With a 4k dash cam, you will get clear and vivid pictures of everything happening on the road. This is also good for recording high-speed car chases, police pursuits, and accidents without slow-motion mode.
The consensus is that it is worth it to invest in a 4k dash cam. They provide safe driving by reducing the chances of a fatal accident or even a nanny cam when families are on vacation. They are also very useful when you want to make videos that are better than what is given by your phone’s camera.
How to Choose the Right Resolution for You?
Choosing the right dashcam resolution depends on your needs and budget.
If you are on a tight budget, a 720P dashcam may be a good option.
However, if you want better video quality and have a bit more to spend, 1080P is the most popular and cost-effective choice.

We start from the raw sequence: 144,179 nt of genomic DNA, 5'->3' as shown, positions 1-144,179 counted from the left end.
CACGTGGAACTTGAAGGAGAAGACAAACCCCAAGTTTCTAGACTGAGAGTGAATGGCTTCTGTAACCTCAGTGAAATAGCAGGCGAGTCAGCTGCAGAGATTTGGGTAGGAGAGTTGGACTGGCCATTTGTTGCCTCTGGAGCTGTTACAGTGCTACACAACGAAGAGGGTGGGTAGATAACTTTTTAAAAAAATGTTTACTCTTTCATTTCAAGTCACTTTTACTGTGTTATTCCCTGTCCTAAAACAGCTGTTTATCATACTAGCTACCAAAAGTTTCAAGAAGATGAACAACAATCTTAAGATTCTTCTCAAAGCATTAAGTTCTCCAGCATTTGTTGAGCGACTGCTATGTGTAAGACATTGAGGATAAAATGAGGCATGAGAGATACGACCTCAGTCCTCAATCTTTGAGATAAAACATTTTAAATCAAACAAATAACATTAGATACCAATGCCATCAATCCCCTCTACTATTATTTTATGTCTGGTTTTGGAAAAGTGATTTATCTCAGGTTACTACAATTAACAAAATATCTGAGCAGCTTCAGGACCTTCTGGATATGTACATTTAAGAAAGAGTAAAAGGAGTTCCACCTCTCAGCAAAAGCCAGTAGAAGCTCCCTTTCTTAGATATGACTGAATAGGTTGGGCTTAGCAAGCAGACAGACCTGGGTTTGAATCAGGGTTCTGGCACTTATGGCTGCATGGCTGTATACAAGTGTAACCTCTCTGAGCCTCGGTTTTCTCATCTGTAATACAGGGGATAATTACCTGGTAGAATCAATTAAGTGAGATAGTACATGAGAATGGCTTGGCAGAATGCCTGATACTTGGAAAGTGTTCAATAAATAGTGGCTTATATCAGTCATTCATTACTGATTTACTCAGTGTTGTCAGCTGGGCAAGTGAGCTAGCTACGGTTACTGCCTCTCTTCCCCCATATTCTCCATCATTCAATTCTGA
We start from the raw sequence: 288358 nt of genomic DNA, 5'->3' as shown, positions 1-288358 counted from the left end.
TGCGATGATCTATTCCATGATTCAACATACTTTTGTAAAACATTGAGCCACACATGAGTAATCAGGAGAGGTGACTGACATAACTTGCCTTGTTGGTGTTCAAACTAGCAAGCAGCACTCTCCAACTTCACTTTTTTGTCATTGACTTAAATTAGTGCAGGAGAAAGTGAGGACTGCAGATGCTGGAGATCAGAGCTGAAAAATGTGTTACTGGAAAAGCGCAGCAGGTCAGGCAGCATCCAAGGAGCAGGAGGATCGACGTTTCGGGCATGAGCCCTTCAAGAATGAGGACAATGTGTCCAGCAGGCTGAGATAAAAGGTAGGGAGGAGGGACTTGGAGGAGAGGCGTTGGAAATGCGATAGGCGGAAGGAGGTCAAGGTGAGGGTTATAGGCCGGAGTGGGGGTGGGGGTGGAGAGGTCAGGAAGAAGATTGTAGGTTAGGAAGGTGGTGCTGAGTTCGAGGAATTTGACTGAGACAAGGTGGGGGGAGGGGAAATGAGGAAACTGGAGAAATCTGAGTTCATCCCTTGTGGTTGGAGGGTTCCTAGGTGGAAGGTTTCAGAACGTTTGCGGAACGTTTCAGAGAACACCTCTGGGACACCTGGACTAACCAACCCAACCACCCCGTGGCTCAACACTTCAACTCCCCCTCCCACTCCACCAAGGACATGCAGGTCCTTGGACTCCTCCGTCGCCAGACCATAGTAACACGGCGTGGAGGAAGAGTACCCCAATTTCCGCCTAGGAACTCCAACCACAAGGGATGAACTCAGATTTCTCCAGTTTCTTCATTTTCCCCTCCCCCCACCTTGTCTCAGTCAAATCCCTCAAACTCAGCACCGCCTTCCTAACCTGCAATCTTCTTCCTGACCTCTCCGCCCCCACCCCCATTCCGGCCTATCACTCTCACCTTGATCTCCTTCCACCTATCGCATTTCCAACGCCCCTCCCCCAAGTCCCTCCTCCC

If you need even more detail, 2K and 4K are excellent options, but they come with a higher price tag.
Ultimately, the resolution you choose should be based on your intended use. If you are just using the dashcam for basic recording, 1080P will be sufficient. If you need the footage for legal purposes, 2K or 4K is the way to go.
Remember, higher resolutions require more storage and processing power, so make sure your device is capable of handling it.
In conclusion, the resolution is an important factor to consider when choosing a dashcam. It determines the level of detail and clarity in the video, making it easier to identify objects and read license plates. 720P, 1080P, 2K, and 4K are all options, each with its benefits and price points.
Ultimately, it's up to you to decide which resolution best fits your needs and budget. No matter which resolution you choose, a dashcam is an excellent investment that can help protect you in the event of an accident.